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Square Gathers Early Adopters, but Competitors Loom

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Detroit has never been known for jumping quickly on new technology. So when mobile payments startup Square picks up enough early adopters in Motown — and no, I'm not talking about the city's drug dealers — to prompt a trend story in the local media, it's an indicator of an increasingly cashless future, and a good sign for Twitter creator Jack Dorsey's new baby.

Or maybe just a good sign for the bigger rivals gearing up to eat Square's lunch.

Square, which investors recently valued at over $1 billion even though it's not yet profitable, offers merchants a free, one-inch credit card reader that plugs into smartphones and tablets.

With a 2.75% transaction fee, it's cheaper than running a card through a traditional terminal. It's also dead-simple to set up and doesn't require a credit check. That makes it a boon for the smallest of vendors, like mobile T-shirt vendor DetroitGT, whose owner tells The Detroit News he's no longer losing sales to cashless customers who don't come back when he points them to an ATM.

That's the kind of convenience that led venture capitalists to pump $100 million into the 9-month-old company late last month, and it's why analysts think you'll be scanning your card into someone's phone in lieu of cash before long. "Mobile money is the next big thing," Yankee Group senior analyst Nick Holland tells the Wall Street Journal, predicting $984 billion in mobile transactions in 2014, six times the figure in 2010.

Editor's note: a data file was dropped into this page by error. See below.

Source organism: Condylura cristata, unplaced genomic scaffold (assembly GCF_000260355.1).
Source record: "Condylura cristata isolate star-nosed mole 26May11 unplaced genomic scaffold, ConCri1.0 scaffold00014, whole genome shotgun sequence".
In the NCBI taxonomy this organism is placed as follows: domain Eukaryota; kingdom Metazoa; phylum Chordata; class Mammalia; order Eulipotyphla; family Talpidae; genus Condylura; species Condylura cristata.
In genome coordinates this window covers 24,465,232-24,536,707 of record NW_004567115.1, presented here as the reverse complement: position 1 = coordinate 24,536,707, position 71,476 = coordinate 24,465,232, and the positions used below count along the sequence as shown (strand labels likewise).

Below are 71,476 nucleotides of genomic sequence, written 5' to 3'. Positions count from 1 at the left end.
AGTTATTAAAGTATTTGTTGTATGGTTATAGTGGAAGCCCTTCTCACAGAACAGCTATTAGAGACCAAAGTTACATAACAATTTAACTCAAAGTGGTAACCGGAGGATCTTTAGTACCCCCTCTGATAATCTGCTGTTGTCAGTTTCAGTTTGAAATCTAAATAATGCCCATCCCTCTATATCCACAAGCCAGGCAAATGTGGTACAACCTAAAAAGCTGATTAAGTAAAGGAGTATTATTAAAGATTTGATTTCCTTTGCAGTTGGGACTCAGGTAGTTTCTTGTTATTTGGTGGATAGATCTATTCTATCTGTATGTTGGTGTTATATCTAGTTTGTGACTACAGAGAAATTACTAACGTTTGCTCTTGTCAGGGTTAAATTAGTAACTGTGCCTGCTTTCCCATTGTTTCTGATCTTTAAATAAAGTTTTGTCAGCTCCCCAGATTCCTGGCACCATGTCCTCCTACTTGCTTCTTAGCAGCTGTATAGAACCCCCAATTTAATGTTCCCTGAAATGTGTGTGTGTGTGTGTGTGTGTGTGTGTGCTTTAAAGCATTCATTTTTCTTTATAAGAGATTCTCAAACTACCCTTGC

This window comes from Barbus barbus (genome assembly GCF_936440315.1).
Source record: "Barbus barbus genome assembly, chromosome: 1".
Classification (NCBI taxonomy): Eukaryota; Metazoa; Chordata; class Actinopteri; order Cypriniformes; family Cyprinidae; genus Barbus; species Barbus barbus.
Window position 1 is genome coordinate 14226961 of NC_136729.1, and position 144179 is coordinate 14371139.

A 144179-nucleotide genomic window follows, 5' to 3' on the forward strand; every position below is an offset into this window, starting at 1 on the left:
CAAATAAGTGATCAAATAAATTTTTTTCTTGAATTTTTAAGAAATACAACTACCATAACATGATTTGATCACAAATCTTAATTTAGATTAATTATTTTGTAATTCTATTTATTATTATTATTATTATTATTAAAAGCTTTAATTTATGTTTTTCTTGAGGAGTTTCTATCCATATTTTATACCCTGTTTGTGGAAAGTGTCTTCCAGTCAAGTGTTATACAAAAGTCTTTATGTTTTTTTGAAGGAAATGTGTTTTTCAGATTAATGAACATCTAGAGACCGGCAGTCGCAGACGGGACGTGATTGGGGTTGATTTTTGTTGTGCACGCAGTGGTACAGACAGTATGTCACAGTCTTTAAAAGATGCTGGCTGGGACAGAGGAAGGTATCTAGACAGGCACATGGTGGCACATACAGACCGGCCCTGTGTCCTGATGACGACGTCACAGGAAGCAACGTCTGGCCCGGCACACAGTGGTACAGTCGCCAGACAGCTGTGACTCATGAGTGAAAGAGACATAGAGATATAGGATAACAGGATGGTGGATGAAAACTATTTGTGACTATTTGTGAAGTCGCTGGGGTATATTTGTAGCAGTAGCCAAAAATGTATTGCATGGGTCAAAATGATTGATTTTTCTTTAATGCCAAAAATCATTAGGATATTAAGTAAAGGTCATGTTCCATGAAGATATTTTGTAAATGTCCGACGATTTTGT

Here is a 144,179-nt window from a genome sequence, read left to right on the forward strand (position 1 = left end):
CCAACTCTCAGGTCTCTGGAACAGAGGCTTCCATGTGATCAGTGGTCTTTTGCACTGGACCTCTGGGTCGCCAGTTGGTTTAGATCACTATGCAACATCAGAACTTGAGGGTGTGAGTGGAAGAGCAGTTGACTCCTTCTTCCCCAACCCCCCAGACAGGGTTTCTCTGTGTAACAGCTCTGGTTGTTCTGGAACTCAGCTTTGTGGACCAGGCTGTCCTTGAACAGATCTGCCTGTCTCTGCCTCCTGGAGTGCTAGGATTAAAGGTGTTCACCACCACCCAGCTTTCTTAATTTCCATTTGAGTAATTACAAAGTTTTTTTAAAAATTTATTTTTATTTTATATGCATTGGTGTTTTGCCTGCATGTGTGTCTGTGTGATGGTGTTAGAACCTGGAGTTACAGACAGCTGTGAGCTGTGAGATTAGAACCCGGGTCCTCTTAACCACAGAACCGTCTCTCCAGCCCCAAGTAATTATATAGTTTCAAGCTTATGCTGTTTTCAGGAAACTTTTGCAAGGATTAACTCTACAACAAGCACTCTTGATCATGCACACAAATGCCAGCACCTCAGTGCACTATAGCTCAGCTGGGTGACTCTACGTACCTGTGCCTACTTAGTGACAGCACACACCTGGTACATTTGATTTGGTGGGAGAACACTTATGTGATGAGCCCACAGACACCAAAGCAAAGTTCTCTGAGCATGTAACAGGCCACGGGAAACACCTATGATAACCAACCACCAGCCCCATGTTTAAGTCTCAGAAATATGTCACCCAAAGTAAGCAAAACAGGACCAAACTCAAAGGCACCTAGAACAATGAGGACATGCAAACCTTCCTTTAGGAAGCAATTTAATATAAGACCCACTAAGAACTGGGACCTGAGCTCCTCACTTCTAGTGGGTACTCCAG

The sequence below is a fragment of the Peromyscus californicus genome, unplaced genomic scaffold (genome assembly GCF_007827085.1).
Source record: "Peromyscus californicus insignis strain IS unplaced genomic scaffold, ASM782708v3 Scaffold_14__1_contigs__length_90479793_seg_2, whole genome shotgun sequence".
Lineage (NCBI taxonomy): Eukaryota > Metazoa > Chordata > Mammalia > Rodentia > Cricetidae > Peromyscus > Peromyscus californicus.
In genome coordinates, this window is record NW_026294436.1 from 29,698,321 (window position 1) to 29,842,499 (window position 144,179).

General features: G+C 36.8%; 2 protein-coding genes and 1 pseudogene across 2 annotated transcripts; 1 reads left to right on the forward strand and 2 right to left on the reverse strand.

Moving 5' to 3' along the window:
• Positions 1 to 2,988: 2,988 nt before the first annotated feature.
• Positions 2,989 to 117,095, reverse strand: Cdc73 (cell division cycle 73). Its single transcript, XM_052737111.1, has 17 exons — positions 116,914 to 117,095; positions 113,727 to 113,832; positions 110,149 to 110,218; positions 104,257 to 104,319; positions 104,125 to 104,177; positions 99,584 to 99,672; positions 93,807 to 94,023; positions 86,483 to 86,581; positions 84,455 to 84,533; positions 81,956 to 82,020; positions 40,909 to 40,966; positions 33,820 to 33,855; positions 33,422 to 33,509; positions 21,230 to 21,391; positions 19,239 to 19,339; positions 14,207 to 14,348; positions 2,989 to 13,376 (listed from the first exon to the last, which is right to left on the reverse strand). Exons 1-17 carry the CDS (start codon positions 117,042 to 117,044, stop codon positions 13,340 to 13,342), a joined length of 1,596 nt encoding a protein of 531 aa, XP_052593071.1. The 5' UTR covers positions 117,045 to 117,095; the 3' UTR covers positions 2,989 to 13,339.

So with Apple offering its device in stores, and heavyweights like former Obama economics chief Larry Summers and Sun Microsystems (JAVA) cofounder Vinod Kholsa on the board, Square would appear to be in a good place. But emerging competition from some very imposing rivals has Dorsey, the CEO, in a flop-sweat.

Google (GOOG), unsurprisingly, is getting into the mobile-payments game, with an upcoming app called Wallet that lets users pay retailers using their phones. (Square released a similar app in May.) Financial software firm Intuit (INTU) started offering its own Square-like device last winter, prompting a brief price war with Square. And PayPal has its own new mobile-payments offering in the works.

According to the Journal, Dorsey's response to all this has been to push his staff to skip vacations and put in 12-hour days, even telling one engineer to cancel his own out-of-town bachelor party. The measures have led employees to complain of burnout in a staff meeting with Dorsey.

It's easy to see where the worry comes from: With no upfront costs for these services, there's no reason for Square's existing merchants to stick with it if a better offer comes along. A mega-rich firm like Google, launching a new card-scanning system, could decide to forego some profits and squash Square by offering a fee too low for it to match.

So all indications are that you'll have less and less need to carry cash in the next few years, and Square's innovation is partly to thank. But until the big players' moves all shake out, it's too early to say whether Square can keep its early foothold.
POSITION:  No positions in stocks mentioned.